The green energy supplier and electric super highway builder Ecotricity has its Tesla complaint rejected by the ASA.
The Advertising Standards Agency received a complaint from Ecotricity regarding an advert on Tesla’s website seen on the 6th of October 2015 claiming “supercharger” and to have “the world’s fastest charging station”. It also links through to “Order your Model S” and then claims the price to be £48,500 after the government grant incentive (£5000 at the time) and tax and £6,500 petrol savings over five years.
This was an estimate and clearly linked under “learn more” to small print explaining the estimate given at the bottom of the page. It goes on to say that the average person drives around 12,000 miles per year spending an average of £1,600 on petrol per year, this is based on a comparable powered car with around 39.2 mpg and prices of petrol being £1.17 a litre(an average price taken from the previous five months).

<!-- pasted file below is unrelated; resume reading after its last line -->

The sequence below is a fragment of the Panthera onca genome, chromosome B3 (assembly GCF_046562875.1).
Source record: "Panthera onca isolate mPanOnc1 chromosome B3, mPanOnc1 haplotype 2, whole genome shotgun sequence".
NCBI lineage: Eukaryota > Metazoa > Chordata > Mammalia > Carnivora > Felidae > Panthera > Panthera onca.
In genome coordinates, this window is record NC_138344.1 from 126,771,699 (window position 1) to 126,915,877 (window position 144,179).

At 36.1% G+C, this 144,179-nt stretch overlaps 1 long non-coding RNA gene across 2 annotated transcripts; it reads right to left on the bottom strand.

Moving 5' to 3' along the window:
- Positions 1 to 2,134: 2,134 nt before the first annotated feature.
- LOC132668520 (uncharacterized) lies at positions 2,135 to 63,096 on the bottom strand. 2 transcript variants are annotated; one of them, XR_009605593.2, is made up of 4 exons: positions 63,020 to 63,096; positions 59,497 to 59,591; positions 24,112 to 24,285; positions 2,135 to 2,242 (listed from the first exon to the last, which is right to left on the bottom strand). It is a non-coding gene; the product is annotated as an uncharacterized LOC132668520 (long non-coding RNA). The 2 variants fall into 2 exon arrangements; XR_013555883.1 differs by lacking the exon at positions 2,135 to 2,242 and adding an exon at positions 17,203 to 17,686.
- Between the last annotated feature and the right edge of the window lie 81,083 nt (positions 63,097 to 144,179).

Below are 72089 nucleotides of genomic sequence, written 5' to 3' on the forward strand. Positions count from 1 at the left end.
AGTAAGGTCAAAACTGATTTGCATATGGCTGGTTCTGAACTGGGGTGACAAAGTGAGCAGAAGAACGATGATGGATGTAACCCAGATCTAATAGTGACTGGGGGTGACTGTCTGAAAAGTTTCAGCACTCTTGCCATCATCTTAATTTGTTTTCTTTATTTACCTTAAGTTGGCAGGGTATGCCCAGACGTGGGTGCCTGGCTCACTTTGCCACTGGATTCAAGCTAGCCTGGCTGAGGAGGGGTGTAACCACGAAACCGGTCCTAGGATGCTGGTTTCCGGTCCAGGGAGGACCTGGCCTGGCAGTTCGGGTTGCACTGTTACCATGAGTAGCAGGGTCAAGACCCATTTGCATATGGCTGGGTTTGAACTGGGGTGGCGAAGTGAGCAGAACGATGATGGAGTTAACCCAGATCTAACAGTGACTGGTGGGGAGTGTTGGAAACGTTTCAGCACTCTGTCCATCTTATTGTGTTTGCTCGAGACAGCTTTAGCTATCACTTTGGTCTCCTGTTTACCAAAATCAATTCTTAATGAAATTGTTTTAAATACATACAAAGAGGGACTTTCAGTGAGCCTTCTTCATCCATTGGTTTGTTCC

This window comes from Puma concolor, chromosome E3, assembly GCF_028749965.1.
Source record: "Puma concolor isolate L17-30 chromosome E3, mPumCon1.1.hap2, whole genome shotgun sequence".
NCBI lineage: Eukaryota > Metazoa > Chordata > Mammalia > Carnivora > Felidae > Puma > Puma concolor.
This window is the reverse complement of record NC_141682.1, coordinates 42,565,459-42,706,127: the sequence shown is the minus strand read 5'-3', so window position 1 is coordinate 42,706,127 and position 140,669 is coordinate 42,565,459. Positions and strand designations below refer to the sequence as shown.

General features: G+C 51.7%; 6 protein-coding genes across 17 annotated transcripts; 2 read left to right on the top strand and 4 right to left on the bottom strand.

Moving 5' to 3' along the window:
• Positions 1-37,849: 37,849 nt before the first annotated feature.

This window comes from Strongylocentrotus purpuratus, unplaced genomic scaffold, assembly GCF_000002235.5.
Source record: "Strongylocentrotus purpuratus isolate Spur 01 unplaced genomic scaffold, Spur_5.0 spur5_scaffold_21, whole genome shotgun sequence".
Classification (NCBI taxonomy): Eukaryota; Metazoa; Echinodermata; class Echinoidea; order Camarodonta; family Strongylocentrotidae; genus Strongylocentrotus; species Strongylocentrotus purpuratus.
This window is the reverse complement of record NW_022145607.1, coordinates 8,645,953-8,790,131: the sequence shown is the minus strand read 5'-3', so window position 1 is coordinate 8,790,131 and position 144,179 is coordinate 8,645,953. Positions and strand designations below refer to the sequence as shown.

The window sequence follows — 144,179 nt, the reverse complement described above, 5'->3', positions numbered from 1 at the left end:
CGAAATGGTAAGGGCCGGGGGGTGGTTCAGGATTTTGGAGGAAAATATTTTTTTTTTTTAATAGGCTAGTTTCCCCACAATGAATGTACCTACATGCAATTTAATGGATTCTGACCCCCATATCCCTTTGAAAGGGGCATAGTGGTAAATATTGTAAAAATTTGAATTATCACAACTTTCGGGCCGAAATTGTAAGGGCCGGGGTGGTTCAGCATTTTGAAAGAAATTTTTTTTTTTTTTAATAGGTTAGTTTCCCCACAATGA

The world’s fastest charger and a saving of £6500 in petrol were the two main points that Ecotricity Group Ltd put forward to the ASA to investigate as they could be found misleading to the general public.
How The ASA Rejected the complaint
The ASA did not uphold any of the complaints and rejected them. On the point of the “world’s fastest charger” Tesla proved that its own Model S could receive up to 120 kW of power via a DC connection and therefore charge faster than any other EV on the market in the world through its Supercharger network. The best any other Electric Vehicle or EV could do was half that at 60kW.
ASA accepted that “in the context of advertising about the Tesla Model S, consumers would understand the claim “the World’s Fastest Charging Station” to mean that Tesla Superchargers were the fastest at charging currently available compatible EVs”.
They also found the fuel savings was clearly explained in the small print and based the average fuel consumption on a BMW 535i, a car Tesla considered has much better fuel consumption and a lower price tag to its main rivals. They believe the figures are actually conservative and the saving would be much higher has they used figures from the BMW 7 series and Mercedes-Benz S-class